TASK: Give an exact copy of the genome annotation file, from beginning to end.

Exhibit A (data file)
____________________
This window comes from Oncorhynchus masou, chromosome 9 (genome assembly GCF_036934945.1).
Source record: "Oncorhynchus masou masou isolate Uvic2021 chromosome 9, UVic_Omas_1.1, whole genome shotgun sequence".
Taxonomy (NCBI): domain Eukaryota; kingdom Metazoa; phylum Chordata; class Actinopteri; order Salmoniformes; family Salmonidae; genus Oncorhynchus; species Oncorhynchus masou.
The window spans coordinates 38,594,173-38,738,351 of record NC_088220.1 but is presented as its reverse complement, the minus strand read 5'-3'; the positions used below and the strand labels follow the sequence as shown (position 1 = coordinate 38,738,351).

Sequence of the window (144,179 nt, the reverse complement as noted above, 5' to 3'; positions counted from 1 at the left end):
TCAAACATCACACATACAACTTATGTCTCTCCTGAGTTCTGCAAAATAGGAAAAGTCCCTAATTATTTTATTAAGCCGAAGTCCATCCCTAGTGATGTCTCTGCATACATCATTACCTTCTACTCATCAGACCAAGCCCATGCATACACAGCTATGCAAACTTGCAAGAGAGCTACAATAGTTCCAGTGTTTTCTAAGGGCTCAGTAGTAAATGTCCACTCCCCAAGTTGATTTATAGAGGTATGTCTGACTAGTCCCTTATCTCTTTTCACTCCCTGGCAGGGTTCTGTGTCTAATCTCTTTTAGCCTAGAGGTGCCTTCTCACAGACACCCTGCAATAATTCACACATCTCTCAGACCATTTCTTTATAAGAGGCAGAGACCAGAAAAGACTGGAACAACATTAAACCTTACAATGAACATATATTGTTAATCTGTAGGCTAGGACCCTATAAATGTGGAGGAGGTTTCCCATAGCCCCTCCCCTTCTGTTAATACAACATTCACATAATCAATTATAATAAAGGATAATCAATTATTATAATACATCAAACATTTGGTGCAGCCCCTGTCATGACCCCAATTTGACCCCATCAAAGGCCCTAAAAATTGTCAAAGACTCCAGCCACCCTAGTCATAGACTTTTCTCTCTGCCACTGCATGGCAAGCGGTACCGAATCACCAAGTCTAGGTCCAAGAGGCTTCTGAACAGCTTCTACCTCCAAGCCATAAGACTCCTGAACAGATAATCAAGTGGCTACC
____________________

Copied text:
This window comes from Oncorhynchus masou, chromosome 9 (genome assembly GCF_036934945.1).
Source record: "Oncorhynchus masou masou isolate Uvic2021 chromosome 9, UVic_Omas_1.1, whole genome shotgun sequence".
Taxonomy (NCBI): domain Eukaryota; kingdom Metazoa; phylum Chordata; class Actinopteri; order Salmoniformes; family Salmonidae; genus Oncorhynchus; species Oncorhynchus masou.
The window spans coordinates 38,594,173-38,738,351 of record NC_088220.1 but is presented as its reverse complement, the minus strand read 5'-3'; the positions used below and the strand labels follow the sequence as shown (position 1 = coordinate 38,738,351).

Sequence of the window (144,179 nt, the reverse complement as noted above, 5' to 3'; positions counted from 1 at the left end):
TCAAACATCACACATACAACTTATGTCTCTCCTGAGTTCTGCAAAATAGGAAAAGTCCCTAATTATTTTATTAAGCCGAAGTCCATCCCTAGTGATGTCTCTGCATACATCATTACCTTCTACTCATCAGACCAAGCCCATGCATACACAGCTATGCAAACTTGCAAGAGAGCTACAATAGTTCCAGTGTTTTCTAAGGGCTCAGTAGTAAATGTCCACTCCCCAAGTTGATTTATAGAGGTATGTCTGACTAGTCCCTTATCTCTTTTCACTCCCTGGCAGGGTTCTGTGTCTAATCTCTTTTAGCCTAGAGGTGCCTTCTCACAGACACCCTGCAATAATTCACACATCTCTCAGACCATTTCTTTATAAGAGGCAGAGACCAGAAAAGACTGGAACAACATTAAACCTTACAATGAACATATATTGTTAATCTGTAGGCTAGGACCCTATAAATGTGGAGGAGGTTTCCCATAGCCCCTCCCCTTCTGTTAATACAACATTCACATAATCAATTATAATAAAGGATAATCAATTATTATAATACATCAAACATTTGGTGCAGCCCCTGTCATGACCCCAATTTGACCCCATCAAAGGCCCTAAAAATTGTCAAAGACTCCAGCCACCCTAGTCATAGACTTTTCTCTCTGCCACTGCATGGCAAGCGGTACCGAATCACCAAGTCTAGGTCCAAGAGGCTTCTGAACAGCTTCTACCTCCAAGCCATAAGACTCCTGAACAGATAATCAAGTGGCTACC